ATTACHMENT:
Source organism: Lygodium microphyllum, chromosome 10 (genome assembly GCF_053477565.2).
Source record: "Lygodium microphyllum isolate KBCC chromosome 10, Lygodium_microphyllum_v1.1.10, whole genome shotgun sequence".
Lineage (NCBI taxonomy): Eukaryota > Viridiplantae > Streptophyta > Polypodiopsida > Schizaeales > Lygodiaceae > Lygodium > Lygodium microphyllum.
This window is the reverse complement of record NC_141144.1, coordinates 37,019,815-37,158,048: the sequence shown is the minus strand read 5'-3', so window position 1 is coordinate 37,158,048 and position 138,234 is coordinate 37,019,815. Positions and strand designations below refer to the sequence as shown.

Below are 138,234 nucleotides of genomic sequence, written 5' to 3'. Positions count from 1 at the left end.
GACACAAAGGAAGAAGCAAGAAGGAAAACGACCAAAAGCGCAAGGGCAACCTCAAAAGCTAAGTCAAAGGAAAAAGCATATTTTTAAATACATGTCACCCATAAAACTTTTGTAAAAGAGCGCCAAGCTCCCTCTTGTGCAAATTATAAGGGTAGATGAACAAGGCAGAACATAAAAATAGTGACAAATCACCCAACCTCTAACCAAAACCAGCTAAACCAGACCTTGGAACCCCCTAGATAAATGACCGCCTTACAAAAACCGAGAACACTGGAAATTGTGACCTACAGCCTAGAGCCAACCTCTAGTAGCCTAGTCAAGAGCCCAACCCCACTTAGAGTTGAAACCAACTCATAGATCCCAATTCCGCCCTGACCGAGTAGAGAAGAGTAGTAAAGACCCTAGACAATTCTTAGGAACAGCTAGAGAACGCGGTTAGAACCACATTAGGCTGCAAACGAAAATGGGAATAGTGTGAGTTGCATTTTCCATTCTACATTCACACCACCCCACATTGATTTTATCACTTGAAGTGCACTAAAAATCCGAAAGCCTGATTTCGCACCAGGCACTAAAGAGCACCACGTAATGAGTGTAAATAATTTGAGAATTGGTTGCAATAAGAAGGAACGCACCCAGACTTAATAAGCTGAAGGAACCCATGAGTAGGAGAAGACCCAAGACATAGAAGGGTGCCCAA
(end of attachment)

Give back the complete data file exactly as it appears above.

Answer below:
Source organism: Lygodium microphyllum, chromosome 10 (genome assembly GCF_053477565.2).
Source record: "Lygodium microphyllum isolate KBCC chromosome 10, Lygodium_microphyllum_v1.1.10, whole genome shotgun sequence".
Lineage (NCBI taxonomy): Eukaryota > Viridiplantae > Streptophyta > Polypodiopsida > Schizaeales > Lygodiaceae > Lygodium > Lygodium microphyllum.
This window is the reverse complement of record NC_141144.1, coordinates 37,019,815-37,158,048: the sequence shown is the minus strand read 5'-3', so window position 1 is coordinate 37,158,048 and position 138,234 is coordinate 37,019,815. Positions and strand designations below refer to the sequence as shown.

Below are 138,234 nucleotides of genomic sequence, written 5' to 3'. Positions count from 1 at the left end.
GACACAAAGGAAGAAGCAAGAAGGAAAACGACCAAAAGCGCAAGGGCAACCTCAAAAGCTAAGTCAAAGGAAAAAGCATATTTTTAAATACATGTCACCCATAAAACTTTTGTAAAAGAGCGCCAAGCTCCCTCTTGTGCAAATTATAAGGGTAGATGAACAAGGCAGAACATAAAAATAGTGACAAATCACCCAACCTCTAACCAAAACCAGCTAAACCAGACCTTGGAACCCCCTAGATAAATGACCGCCTTACAAAAACCGAGAACACTGGAAATTGTGACCTACAGCCTAGAGCCAACCTCTAGTAGCCTAGTCAAGAGCCCAACCCCACTTAGAGTTGAAACCAACTCATAGATCCCAATTCCGCCCTGACCGAGTAGAGAAGAGTAGTAAAGACCCTAGACAATTCTTAGGAACAGCTAGAGAACGCGGTTAGAACCACATTAGGCTGCAAACGAAAATGGGAATAGTGTGAGTTGCATTTTCCATTCTACATTCACACCACCCCACATTGATTTTATCACTTGAAGTGCACTAAAAATCCGAAAGCCTGATTTCGCACCAGGCACTAAAGAGCACCACGTAATGAGTGTAAATAATTTGAGAATTGGTTGCAATAAGAAGGAACGCACCCAGACTTAATAAGCTGAAGGAACCCATGAGTAGGAGAAGACCCAAGACATAGAAGGGTGCCCAA